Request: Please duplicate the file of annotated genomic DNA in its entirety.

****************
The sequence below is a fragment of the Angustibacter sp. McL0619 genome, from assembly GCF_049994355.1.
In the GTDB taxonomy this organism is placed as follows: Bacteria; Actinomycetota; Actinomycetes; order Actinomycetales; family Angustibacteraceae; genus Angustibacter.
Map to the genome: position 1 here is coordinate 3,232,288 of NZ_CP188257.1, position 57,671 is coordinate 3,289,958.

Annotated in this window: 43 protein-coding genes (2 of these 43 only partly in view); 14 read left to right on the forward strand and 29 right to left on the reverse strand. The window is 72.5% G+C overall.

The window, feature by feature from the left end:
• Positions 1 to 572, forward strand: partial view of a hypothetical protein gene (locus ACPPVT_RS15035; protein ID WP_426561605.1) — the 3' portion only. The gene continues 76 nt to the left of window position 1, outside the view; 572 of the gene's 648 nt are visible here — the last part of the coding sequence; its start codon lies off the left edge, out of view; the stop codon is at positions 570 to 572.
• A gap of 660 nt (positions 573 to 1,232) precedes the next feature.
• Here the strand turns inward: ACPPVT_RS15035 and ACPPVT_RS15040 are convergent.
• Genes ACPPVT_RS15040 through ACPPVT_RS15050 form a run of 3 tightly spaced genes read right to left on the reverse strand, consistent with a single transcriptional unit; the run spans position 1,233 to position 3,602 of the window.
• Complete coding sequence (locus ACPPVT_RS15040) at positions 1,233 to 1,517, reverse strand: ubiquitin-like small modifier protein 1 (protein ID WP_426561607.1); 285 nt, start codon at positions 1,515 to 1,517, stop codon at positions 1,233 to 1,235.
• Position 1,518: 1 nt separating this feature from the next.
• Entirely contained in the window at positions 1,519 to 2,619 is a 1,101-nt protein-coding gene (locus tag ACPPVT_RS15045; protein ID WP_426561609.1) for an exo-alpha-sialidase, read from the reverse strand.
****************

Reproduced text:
The sequence below is a fragment of the Angustibacter sp. McL0619 genome, from assembly GCF_049994355.1.
In the GTDB taxonomy this organism is placed as follows: Bacteria; Actinomycetota; Actinomycetes; order Actinomycetales; family Angustibacteraceae; genus Angustibacter.
Map to the genome: position 1 here is coordinate 3,232,288 of NZ_CP188257.1, position 57,671 is coordinate 3,289,958.

Annotated in this window: 43 protein-coding genes (2 of these 43 only partly in view); 14 read left to right on the forward strand and 29 right to left on the reverse strand. The window is 72.5% G+C overall.

The window, feature by feature from the left end:
• Positions 1 to 572, forward strand: partial view of a hypothetical protein gene (locus ACPPVT_RS15035; protein ID WP_426561605.1) — the 3' portion only. The gene continues 76 nt to the left of window position 1, outside the view; 572 of the gene's 648 nt are visible here — the last part of the coding sequence; its start codon lies off the left edge, out of view; the stop codon is at positions 570 to 572.
• A gap of 660 nt (positions 573 to 1,232) precedes the next feature.
• Here the strand turns inward: ACPPVT_RS15035 and ACPPVT_RS15040 are convergent.
• Genes ACPPVT_RS15040 through ACPPVT_RS15050 form a run of 3 tightly spaced genes read right to left on the reverse strand, consistent with a single transcriptional unit; the run spans position 1,233 to position 3,602 of the window.
• Complete coding sequence (locus ACPPVT_RS15040) at positions 1,233 to 1,517, reverse strand: ubiquitin-like small modifier protein 1 (protein ID WP_426561607.1); 285 nt, start codon at positions 1,515 to 1,517, stop codon at positions 1,233 to 1,235.
• Position 1,518: 1 nt separating this feature from the next.
• Entirely contained in the window at positions 1,519 to 2,619 is a 1,101-nt protein-coding gene (locus tag ACPPVT_RS15045; protein ID WP_426561609.1) for an exo-alpha-sialidase, read from the reverse strand.